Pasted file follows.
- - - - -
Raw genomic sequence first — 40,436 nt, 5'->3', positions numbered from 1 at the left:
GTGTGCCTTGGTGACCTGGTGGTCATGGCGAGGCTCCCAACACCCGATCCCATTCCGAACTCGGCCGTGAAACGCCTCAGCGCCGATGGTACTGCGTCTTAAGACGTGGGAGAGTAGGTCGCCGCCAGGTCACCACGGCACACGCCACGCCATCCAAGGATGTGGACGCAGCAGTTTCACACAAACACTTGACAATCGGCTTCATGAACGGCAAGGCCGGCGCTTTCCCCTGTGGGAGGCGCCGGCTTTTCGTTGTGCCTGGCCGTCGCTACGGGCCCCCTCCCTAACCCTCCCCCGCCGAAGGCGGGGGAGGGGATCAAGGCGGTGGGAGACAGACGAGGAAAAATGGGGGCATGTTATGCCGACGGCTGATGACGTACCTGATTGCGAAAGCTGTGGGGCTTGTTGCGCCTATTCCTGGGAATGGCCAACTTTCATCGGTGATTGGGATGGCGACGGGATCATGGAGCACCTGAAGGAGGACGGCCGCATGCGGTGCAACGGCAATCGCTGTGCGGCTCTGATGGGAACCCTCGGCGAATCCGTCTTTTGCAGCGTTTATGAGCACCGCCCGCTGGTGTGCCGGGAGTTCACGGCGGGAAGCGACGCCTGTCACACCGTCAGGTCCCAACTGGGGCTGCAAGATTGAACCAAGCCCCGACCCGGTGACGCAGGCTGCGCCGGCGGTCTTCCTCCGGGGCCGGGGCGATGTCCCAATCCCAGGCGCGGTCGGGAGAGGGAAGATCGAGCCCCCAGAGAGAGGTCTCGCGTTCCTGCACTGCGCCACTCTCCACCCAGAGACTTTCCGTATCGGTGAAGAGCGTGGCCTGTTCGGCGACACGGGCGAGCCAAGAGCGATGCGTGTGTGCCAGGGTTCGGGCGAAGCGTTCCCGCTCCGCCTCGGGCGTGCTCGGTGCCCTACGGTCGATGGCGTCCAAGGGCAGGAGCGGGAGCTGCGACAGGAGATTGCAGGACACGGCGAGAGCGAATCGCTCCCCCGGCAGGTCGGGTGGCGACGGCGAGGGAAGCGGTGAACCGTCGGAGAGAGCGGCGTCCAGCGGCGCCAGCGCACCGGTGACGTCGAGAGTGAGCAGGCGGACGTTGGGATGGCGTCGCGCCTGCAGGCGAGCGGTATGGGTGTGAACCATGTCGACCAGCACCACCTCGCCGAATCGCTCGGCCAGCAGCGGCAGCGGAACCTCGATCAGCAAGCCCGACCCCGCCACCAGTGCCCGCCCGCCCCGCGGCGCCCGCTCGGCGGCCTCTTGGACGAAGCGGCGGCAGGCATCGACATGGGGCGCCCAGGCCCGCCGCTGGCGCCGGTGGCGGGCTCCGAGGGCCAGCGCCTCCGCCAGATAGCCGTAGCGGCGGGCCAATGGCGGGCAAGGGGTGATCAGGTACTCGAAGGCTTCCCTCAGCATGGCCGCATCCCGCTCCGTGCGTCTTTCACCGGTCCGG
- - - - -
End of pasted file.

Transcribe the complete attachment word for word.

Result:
Raw genomic sequence first — 40,436 nt, 5'->3', positions numbered from 1 at the left:
GTGTGCCTTGGTGACCTGGTGGTCATGGCGAGGCTCCCAACACCCGATCCCATTCCGAACTCGGCCGTGAAACGCCTCAGCGCCGATGGTACTGCGTCTTAAGACGTGGGAGAGTAGGTCGCCGCCAGGTCACCACGGCACACGCCACGCCATCCAAGGATGTGGACGCAGCAGTTTCACACAAACACTTGACAATCGGCTTCATGAACGGCAAGGCCGGCGCTTTCCCCTGTGGGAGGCGCCGGCTTTTCGTTGTGCCTGGCCGTCGCTACGGGCCCCCTCCCTAACCCTCCCCCGCCGAAGGCGGGGGAGGGGATCAAGGCGGTGGGAGACAGACGAGGAAAAATGGGGGCATGTTATGCCGACGGCTGATGACGTACCTGATTGCGAAAGCTGTGGGGCTTGTTGCGCCTATTCCTGGGAATGGCCAACTTTCATCGGTGATTGGGATGGCGACGGGATCATGGAGCACCTGAAGGAGGACGGCCGCATGCGGTGCAACGGCAATCGCTGTGCGGCTCTGATGGGAACCCTCGGCGAATCCGTCTTTTGCAGCGTTTATGAGCACCGCCCGCTGGTGTGCCGGGAGTTCACGGCGGGAAGCGACGCCTGTCACACCGTCAGGTCCCAACTGGGGCTGCAAGATTGAACCAAGCCCCGACCCGGTGACGCAGGCTGCGCCGGCGGTCTTCCTCCGGGGCCGGGGCGATGTCCCAATCCCAGGCGCGGTCGGGAGAGGGAAGATCGAGCCCCCAGAGAGAGGTCTCGCGTTCCTGCACTGCGCCACTCTCCACCCAGAGACTTTCCGTATCGGTGAAGAGCGTGGCCTGTTCGGCGACACGGGCGAGCCAAGAGCGATGCGTGTGTGCCAGGGTTCGGGCGAAGCGTTCCCGCTCCGCCTCGGGCGTGCTCGGTGCCCTACGGTCGATGGCGTCCAAGGGCAGGAGCGGGAGCTGCGACAGGAGATTGCAGGACACGGCGAGAGCGAATCGCTCCCCCGGCAGGTCGGGTGGCGACGGCGAGGGAAGCGGTGAACCGTCGGAGAGAGCGGCGTCCAGCGGCGCCAGCGCACCGGTGACGTCGAGAGTGAGCAGGCGGACGTTGGGATGGCGTCGCGCCTGCAGGCGAGCGGTATGGGTGTGAACCATGTCGACCAGCACCACCTCGCCGAATCGCTCGGCCAGCAGCGGCAGCGGAACCTCGATCAGCAAGCCCGACCCCGCCACCAGTGCCCGCCCGCCCCGCGGCGCCCGCTCGGCGGCCTCTTGGACGAAGCGGCGGCAGGCATCGACATGGGGCGCCCAGGCCCGCCGCTGGCGCCGGTGGCGGGCTCCGAGGGCCAGCGCCTCCGCCAGATAGCCGTAGCGGCGGGCCAATGGCGGGCAAGGGGTGATCAGGTACTCGAAGGCTTCCCTCAGCATGGCCGCATCCCGCTCCGTGCGTCTTTCACCGGTCCGG